Diabetes Self-Management Articles

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Keeping Your Eyes Healthy

by Laura Hieronymus, MSEd, APRN, BC-ADM, CDE, and Karen M. Bolderman, RD, LDN, CDE

Each eye examination is an opportunity to see if any changes have taken place in your eyes since the previous examination. If changes have occurred, prompt treatment can often prevent further damage. Research confirms that visual loss can be avoided if problems are detected and treated early. The risk of severe visual loss is reduced by at least 50% if laser photocoagulation is done in the earlier stages of retinopathy.

After a dilated eye exam, your close vision may remain blurred until the dilation wears off, and your eyes may be sensitive to light. It’s a good idea to bring a pair of sunglasses to wear afterward and to arrange for someone to pick you up at the doctor’s office so you won’t have to drive.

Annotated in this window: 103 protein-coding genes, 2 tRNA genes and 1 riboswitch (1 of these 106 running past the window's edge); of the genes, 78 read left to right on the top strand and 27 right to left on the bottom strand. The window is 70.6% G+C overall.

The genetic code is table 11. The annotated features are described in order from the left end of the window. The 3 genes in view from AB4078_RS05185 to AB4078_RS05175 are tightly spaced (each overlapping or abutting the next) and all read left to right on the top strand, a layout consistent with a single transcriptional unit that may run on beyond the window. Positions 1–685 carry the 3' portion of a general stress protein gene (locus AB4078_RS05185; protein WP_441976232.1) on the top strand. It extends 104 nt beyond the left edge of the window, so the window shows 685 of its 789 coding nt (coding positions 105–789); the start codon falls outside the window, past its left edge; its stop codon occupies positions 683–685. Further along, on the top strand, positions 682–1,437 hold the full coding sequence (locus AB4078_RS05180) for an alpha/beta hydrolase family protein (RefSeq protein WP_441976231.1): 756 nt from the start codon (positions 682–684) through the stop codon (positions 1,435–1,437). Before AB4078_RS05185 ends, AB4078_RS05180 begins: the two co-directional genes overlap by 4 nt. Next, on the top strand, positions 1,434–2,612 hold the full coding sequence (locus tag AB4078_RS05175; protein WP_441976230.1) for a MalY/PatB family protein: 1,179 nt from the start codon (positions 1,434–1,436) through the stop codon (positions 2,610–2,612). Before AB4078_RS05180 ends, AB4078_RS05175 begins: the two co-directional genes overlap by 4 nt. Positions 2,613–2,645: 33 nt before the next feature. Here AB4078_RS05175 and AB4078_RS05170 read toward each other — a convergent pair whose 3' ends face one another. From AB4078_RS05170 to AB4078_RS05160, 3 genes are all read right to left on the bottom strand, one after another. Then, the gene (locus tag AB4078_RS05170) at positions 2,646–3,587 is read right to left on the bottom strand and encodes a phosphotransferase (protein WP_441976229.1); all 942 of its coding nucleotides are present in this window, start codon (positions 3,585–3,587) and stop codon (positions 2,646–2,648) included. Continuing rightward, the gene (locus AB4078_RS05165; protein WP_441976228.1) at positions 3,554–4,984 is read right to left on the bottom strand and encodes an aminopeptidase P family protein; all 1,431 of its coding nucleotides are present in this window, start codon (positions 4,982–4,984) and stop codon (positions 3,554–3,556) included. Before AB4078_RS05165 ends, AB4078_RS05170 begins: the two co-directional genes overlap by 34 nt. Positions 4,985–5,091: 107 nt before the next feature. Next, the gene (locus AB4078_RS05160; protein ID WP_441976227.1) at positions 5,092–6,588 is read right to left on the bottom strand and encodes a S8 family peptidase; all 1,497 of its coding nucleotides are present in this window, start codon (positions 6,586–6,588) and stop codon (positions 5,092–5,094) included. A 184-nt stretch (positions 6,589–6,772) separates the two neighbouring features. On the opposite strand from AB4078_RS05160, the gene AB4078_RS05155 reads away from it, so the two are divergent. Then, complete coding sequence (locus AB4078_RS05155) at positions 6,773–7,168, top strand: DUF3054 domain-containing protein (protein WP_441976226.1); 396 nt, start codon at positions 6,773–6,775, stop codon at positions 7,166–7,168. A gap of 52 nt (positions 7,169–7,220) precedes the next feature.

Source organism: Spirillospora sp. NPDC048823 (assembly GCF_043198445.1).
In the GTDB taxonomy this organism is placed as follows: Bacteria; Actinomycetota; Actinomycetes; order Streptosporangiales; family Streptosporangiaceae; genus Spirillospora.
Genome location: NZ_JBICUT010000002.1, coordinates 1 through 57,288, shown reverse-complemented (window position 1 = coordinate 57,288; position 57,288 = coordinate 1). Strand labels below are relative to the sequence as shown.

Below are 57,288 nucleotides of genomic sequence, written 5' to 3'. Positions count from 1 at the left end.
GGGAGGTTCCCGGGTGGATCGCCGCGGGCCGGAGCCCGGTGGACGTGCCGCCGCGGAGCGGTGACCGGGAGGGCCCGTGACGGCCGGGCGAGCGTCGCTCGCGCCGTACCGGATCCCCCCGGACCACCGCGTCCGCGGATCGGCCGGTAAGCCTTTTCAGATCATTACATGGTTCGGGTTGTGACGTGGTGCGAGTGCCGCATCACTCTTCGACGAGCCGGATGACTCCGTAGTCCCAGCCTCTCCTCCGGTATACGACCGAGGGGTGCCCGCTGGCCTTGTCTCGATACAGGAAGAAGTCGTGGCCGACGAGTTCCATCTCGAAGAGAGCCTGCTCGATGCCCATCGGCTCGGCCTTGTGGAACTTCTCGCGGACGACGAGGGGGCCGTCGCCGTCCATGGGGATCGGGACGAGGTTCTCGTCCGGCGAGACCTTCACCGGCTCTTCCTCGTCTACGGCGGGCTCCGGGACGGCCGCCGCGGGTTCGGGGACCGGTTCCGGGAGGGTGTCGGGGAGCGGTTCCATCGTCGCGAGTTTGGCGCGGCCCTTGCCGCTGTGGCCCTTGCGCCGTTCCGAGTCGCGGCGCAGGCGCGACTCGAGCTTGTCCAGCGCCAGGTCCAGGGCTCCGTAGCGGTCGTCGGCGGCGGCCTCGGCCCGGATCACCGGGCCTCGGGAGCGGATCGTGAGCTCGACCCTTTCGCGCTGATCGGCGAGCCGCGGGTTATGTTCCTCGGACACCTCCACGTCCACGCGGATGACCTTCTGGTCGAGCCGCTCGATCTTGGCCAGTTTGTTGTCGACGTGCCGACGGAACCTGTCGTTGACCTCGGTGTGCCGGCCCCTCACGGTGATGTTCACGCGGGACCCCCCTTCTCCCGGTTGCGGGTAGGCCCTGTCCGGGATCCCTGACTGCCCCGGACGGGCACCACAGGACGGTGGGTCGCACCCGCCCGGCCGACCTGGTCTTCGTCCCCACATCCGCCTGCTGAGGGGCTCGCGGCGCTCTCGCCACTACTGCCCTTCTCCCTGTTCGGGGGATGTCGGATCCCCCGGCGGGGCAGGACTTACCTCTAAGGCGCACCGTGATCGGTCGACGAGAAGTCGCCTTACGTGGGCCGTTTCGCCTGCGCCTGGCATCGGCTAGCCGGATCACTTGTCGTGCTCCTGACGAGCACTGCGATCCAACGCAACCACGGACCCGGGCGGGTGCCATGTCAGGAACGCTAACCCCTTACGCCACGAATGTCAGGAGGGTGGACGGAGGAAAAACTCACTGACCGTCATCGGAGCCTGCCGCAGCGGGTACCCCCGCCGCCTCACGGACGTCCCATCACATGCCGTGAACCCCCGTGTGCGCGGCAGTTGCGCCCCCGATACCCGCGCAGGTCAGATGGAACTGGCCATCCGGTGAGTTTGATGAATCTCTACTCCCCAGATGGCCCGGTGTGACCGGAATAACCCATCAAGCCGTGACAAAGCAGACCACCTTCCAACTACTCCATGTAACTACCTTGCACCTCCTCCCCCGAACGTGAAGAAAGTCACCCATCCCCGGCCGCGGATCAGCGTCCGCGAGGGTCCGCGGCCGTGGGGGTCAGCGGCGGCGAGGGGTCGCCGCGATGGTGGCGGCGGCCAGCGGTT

Being proactive
Don’t wait for symptoms of eye disease to occur to make an appointment with an eye specialist. Many times, there are no symptoms until an eye problem is severe. If you don’t currently have an ophthalmologist or optometrist who specializes in diabetes-related eye disease, the time to find one is now. (For suggestions on doing so, see “Finding an Eye Care Specialist.”) If you do have an eye specialist, keep your visits current. After all, your vision is precious and worth keeping if you can.

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Also in this article:
Finding an Eye Care Specialist
Optimal Blood Pressure
Anatomy of the Eye



More articles on Eyes & Vision



Statements and opinions expressed on this Web site are those of the authors and not necessarily those of the publishers or advertisers. The information provided on this Web site should not be construed as medical instruction. Consult appropriate health-care professionals before taking action based on this information.



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